Wine, religion, power, politics, money. All are deeply entwined in Burgundy’s history, where almost a thousand years have crafted some of the best wines in the world...
From rich pinot noir to crisp chardonnay, Burgundy has long had a reputation for excellent wine varietals, and produces some of the world’s most expensive vintages. The region covers Beaujolais to the south, across the Côte d'Or and up to meet Dijon. There’s a lot of history in this soil, creating one of the world’s most fascinating vinicultural stories.
Some speculate winemaking has been a part of the region as early as 600BC. Greek traders, well versed in wine production, travelled the Rhône Valley extensively, and the Celts may have grown vines before the Roman conquest.
However, it was the Catholic church which really kickstarted the wine production that we know today. The first vineyard was donated to a church by the king in the 6th century. The Cîteaux abbey was built near Dijon in 1098, becoming the motherhouse for the Cistercian order of monks. They established a walled vineyard in 1336, the Clos de Vougeot. It was the largest in Burgundy.
A DEVOUT TRADITION
In these early days, becoming a monk was a wise career move, as you would have access to the best education in the country. For Cistercians especially, the stellar education was combined with a strong work ethic; they believed “work is prayer.” Combined, these two qualities made them revolutionary engineers, architects, artists and farmers. They also became expert winemakers.
Wealthy landowners would donate parcels of land to the order so they could have their names entered into church books. The land was usually poor for regular crops and vegetable growing, but was shockingly ideal for vines. The monks had time to experiment and document their discoveries, developing their knowledge of winemaking. They sold their products in Beaune, becoming the first industrial wine producers.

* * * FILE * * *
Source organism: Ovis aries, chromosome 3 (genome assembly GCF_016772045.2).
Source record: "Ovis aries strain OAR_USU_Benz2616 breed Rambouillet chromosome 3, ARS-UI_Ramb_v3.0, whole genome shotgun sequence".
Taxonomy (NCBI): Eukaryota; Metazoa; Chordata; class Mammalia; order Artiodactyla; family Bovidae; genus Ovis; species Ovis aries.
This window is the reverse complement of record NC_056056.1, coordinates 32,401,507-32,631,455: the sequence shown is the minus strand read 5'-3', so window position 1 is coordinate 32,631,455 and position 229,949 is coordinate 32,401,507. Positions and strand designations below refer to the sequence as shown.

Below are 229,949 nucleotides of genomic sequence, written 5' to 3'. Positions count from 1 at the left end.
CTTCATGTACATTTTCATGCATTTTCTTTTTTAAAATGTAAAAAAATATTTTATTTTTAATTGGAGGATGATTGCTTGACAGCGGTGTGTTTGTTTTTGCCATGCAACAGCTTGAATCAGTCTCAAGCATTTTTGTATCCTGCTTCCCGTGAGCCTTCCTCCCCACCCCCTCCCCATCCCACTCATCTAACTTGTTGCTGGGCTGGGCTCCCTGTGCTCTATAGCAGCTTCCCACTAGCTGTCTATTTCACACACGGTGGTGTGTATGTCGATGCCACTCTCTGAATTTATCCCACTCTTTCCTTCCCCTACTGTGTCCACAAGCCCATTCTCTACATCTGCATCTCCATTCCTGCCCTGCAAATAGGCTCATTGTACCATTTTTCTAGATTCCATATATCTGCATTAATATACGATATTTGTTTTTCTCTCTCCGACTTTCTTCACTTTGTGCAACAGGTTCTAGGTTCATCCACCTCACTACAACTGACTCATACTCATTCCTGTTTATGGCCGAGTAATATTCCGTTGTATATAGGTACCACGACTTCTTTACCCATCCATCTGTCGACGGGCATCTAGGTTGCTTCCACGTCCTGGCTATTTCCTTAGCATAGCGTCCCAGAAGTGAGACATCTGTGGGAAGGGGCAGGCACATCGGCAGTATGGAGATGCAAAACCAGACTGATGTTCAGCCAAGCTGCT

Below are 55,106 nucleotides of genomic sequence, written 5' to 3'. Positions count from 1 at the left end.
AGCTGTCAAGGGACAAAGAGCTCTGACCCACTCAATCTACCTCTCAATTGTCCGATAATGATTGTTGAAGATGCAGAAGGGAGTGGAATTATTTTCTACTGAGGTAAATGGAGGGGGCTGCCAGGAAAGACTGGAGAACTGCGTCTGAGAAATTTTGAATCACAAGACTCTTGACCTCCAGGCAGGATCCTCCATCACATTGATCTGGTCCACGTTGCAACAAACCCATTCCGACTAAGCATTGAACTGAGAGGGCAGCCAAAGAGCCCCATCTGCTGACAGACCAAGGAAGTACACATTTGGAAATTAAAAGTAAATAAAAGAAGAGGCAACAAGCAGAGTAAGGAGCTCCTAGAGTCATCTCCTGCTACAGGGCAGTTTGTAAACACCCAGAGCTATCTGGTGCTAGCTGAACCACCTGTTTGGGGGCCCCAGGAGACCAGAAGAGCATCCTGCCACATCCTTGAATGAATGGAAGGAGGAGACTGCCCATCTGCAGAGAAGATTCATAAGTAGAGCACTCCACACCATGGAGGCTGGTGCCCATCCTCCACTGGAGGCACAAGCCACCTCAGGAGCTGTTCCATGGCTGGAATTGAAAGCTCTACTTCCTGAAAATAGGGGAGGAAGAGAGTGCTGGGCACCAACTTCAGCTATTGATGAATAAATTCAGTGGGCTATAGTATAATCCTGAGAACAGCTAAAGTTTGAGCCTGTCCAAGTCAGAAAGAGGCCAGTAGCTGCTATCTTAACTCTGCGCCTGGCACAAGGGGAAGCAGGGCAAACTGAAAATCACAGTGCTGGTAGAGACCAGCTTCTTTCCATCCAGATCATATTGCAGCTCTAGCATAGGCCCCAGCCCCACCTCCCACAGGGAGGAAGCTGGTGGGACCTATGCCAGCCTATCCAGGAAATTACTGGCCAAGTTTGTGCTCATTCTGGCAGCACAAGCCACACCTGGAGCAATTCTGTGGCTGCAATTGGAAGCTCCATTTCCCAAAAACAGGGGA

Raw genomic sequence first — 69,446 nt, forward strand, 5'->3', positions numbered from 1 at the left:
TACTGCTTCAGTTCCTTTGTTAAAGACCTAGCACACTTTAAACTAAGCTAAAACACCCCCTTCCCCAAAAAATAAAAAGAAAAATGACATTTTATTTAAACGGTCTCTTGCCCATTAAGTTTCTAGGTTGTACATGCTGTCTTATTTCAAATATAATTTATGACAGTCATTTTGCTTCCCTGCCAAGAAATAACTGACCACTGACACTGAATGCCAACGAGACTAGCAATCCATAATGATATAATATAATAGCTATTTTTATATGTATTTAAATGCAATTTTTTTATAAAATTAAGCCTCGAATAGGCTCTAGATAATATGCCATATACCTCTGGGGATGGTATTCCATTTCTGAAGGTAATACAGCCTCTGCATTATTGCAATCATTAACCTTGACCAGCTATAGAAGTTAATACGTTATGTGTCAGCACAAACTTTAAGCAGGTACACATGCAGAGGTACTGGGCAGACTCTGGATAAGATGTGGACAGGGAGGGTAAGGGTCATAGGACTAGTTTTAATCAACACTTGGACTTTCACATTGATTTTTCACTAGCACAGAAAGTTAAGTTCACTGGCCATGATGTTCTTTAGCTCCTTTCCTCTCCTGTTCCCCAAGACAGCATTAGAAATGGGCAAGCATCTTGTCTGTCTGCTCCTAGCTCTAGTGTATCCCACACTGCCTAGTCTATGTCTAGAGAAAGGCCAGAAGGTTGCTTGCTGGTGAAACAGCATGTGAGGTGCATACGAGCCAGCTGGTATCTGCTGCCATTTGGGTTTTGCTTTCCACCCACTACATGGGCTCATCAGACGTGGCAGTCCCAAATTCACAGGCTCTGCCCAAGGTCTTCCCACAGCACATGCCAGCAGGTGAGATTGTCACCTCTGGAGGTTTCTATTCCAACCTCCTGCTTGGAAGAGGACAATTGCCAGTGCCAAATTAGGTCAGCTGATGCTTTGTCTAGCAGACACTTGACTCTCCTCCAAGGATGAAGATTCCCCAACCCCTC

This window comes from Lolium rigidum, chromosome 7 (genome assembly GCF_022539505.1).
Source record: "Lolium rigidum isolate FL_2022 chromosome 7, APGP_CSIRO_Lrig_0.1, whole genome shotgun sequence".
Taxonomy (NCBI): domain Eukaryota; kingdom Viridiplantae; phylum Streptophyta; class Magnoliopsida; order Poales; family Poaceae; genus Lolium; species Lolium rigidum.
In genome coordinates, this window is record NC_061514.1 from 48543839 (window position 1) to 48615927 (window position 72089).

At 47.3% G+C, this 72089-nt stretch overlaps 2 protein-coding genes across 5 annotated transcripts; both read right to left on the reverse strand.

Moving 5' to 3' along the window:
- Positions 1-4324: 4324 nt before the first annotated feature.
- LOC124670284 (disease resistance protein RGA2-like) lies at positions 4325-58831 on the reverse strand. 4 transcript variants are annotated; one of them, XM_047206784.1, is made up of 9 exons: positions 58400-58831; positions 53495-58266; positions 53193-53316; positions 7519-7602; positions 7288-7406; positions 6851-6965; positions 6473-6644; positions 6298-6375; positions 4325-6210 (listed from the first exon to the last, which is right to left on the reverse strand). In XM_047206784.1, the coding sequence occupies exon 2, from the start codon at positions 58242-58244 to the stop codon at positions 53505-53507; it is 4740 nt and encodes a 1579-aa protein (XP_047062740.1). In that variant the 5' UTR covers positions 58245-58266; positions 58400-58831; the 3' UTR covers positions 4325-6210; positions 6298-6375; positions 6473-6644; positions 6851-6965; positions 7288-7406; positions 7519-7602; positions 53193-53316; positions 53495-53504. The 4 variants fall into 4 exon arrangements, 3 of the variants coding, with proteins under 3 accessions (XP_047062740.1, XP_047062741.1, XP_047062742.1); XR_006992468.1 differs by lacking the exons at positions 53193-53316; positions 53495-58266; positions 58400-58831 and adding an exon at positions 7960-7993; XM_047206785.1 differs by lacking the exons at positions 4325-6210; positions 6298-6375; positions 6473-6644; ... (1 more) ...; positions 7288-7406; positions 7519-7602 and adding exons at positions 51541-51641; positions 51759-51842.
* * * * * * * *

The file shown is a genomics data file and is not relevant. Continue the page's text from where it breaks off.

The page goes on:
They were the first to discover the importance of terroir, recognising that certain areas produced more consistent wines. They were the ones who identified the region’s best fields, or crus, for growing: today the same Grand Crus designations are still in effect, with grapes grown in the best fields fetching the largest prices when bottled.
The architecture of the early vineyards shows this religious influence. Clos de Vougeot is a fantastic example. The Cistercians believed God was light, so many of the rooms capitalise on the natural light. High, arched ceilings and large windows make the ancient presses feel more like a cathedral. The area surrounding the Clos is the largest grand crus vineyard in the Côte de Nuits.
A TOAST TO BIG BUSINESS
Burgundy was landlocked, and so in the early days the wines rarely left the region, and those that did would have to travel by waterways. However the efforts of the Cistercians were eventually rewarded: by the 14th century, wines from Beaune enjoyed a reputation as the best in the world. Philip the Bold, one of the Dukes of Burgundy, issued decrees to protect the wine’s quality. The Church and the Dukes held sway over the people; wine was one of their most important tools.